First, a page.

Coronavirus has ignited a battle over voting by mail. Here's why it's so controversial.

"You'd never have a Republican elected in this country again," Trump said about it.
Image: Voters in masks wait to vote in Wisconsin's primary election in Milwaukee on April 7, 2020.
Voters in masks wait to vote in Wisconsin's primary election in Milwaukee on April 7, 2020.Morry Gash / AP

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By Alex Seitz-Wald and Sahil Kapur

WASHINGTON — One of the biggest fights of this year's presidential election may be over the election itself and how to hold it during the coronavirus crisis.

Vote-by-mail, long mostly a hobbyhorse of good-government advocates, has suddenly been thrust to the center of an escalating partisan war as some say it's the only solution staging the November election if the pandemic continues.

And the mess in Wisconsin — which is holding in-person voting Tuesday after a partisan legal fight — shows that changing the election will not be easy, since the battle has become more about power than the already considerable logistical and legal issues.

President Donald Trump and other Republicans warn that a massive expansion of vote-by-mail could lead to their demise, while Democrats say failure to do so will disenfranchise millions.

Until now, the main factor as to whether a state embraced vote-by-mail was not its partisan lean, but its geographical location. West of Colorado, 69 percent of ballots are cast by mail, compared to only 27 percent of ballots nationwide, according to the National Vote at Home Institute.

Deeply conservative Utah has moved almost entirely to vote-by-mail in recent years while the Republican secretary of state in Washington is one of its biggest champions. Meanwhile, true-blue states like New York and several in New England have some of the more restrictive absentee balloting rules in the country.

But in the past few weeks, as the extent of the coronavirus outbreak became clearer and Democrats ramped up calls for national vote-by-mail, the partisan lines have sharpened.

Liberal-aligned groups that don't primarily focus on voting rights, such as the Sierra Club and abortion rights advocates, have joined the calls for vote-by-mail while conservatives have repurposed longstanding arguments about voter fraud to line up in opposition.

The tension sets up a battle in Congress over the next coronavirus relief measure, known to many on Capitol Hill as "Phase 4." Democratic leaders face growing pressure from their base — liberal activists and mainstream figures alike — to use the next aid package as leverage to ensure access to the ballot box by requiring every state to offer the option of voting by mail.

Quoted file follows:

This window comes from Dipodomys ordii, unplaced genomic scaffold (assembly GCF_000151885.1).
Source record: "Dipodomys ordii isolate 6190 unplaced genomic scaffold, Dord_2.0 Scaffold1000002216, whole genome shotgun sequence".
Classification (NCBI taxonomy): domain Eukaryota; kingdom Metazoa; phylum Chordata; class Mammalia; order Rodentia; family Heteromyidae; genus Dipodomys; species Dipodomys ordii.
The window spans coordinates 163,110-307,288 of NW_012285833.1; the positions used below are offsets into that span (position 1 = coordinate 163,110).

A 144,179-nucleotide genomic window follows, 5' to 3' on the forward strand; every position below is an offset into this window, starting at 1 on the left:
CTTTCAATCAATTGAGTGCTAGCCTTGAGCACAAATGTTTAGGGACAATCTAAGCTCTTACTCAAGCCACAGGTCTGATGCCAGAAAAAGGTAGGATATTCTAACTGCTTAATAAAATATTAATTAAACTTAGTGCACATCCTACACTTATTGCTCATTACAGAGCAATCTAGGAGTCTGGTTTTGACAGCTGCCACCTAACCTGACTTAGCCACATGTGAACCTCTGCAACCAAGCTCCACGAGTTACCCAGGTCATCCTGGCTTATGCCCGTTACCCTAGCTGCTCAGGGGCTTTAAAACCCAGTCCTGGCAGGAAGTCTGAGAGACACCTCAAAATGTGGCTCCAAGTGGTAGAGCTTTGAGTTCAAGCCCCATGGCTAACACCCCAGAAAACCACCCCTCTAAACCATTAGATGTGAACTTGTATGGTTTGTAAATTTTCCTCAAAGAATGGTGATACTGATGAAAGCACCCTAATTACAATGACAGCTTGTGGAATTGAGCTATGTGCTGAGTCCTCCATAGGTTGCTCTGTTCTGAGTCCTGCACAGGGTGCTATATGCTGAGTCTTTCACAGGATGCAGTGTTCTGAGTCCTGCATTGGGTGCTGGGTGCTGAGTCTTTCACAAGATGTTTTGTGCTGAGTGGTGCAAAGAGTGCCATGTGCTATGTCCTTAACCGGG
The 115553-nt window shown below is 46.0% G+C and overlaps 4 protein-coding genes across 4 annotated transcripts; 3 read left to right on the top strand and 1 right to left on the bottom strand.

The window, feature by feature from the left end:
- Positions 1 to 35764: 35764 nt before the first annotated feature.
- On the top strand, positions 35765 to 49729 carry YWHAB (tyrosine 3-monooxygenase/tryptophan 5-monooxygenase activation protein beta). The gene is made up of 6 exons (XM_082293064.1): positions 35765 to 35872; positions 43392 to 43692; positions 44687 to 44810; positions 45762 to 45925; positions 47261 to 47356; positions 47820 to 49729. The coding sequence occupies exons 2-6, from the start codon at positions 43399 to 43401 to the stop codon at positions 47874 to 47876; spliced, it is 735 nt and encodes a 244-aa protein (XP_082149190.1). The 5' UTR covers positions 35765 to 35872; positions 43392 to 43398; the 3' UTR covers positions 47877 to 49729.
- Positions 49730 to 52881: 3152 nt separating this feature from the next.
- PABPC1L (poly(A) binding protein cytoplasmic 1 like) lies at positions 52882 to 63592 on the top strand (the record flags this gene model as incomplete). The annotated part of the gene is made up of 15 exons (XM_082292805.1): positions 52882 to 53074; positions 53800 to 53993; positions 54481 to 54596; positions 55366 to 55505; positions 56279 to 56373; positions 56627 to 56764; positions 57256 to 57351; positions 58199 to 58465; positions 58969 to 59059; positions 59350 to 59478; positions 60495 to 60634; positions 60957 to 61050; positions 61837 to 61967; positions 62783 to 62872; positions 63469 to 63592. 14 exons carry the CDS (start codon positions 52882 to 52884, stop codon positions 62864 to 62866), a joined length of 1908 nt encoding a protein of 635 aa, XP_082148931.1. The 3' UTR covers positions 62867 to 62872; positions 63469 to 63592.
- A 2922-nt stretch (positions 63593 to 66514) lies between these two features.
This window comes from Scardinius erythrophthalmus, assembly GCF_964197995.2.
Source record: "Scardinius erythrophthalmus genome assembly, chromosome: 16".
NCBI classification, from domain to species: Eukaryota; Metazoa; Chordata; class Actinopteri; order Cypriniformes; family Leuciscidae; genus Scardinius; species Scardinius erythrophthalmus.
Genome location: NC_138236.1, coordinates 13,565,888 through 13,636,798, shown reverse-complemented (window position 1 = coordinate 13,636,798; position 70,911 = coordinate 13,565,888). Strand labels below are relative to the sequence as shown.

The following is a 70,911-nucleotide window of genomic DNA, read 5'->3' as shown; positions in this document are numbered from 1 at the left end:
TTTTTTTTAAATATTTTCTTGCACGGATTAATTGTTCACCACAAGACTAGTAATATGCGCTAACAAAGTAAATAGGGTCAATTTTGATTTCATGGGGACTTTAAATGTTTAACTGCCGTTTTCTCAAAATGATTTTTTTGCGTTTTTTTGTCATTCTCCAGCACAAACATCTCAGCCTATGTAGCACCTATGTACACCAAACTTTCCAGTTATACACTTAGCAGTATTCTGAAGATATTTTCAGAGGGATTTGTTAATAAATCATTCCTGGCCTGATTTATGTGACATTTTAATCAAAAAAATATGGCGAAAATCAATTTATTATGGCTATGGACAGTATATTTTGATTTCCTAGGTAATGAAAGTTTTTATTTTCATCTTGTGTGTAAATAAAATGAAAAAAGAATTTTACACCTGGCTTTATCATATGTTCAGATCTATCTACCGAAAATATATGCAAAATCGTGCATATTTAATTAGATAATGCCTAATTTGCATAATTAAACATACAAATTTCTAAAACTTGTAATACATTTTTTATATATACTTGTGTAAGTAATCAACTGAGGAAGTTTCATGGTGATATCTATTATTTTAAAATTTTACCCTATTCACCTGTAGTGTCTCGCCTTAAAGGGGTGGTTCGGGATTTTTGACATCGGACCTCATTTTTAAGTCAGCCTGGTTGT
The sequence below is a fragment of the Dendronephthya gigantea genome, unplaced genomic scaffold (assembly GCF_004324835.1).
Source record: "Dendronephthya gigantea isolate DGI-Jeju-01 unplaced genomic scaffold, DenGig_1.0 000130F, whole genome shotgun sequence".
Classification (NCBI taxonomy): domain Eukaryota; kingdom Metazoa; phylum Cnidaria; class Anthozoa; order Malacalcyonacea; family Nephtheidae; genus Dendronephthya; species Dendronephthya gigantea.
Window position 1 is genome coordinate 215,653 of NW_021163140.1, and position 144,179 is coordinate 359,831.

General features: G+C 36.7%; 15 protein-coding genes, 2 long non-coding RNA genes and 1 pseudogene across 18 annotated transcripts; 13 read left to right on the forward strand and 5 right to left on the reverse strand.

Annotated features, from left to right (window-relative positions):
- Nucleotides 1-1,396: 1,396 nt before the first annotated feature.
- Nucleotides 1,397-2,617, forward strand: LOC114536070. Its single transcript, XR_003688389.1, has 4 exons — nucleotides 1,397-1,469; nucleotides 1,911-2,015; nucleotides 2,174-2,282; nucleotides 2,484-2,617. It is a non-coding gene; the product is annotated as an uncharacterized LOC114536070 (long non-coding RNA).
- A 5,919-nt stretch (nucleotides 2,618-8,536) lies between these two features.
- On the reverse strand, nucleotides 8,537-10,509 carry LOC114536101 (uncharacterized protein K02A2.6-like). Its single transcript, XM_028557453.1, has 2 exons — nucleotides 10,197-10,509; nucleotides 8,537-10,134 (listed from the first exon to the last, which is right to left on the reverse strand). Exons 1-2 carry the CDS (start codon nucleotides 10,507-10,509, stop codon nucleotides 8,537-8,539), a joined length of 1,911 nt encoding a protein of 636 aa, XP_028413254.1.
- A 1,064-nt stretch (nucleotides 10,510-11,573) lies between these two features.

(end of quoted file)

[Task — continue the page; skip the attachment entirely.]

"With the insanity of Wisconsin, Democrats have the proof they need to make this a mandate for November," said Neera Tanden, the president of Center For American Progress, a think tank influential in Democratic circles.

She urged Democrats to do whatever they can to ensure vote-by-mail becomes law everywhere as a "fallback" in case the virus limits people from voting in person.

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Rep. Mark Pocan, D-Wis., the co-chair of the Congressional Progressive Caucus, wrote a letter to Speaker Nancy Pelosi, D-Calif., urging her to make it a priority to "enact a national vote-by-mail requirement for every federal election in 2020," while moderate Sen. Amy Klobuchar, D-Minn., has made vote-by-mail a focus since ending her presidential run.

Pelosi included national vote-by-mail in Democrats' opening bid on the previous legislation, but it was removed due to Republican opposition. GOP aides cited security concerns and objected to using a coronavirus aid bill to overhaul election laws.

"It's a nonstarter," a senior Senate Republican staffer, who wasn't authorized to speak on the record, said of national vote-by-mail. "Republicans believe in federalism."

GOP opposition has only hardened since the last relief bill was passed two weeks ago, with Trump and his allies suggesting national vote-by-mail is little more than a Democratic plot to steal the election.

"You'd never have a Republican elected in this country again," Trump said last week on Fox News, referring to vote by mail.

During his daily briefing on the coronavirus Tuesday, Trump went even further. "Mail ballots are a very dangerous thing for this country because they’re cheaters," Trump said. "The mail ballots are corrupt, in my opinion."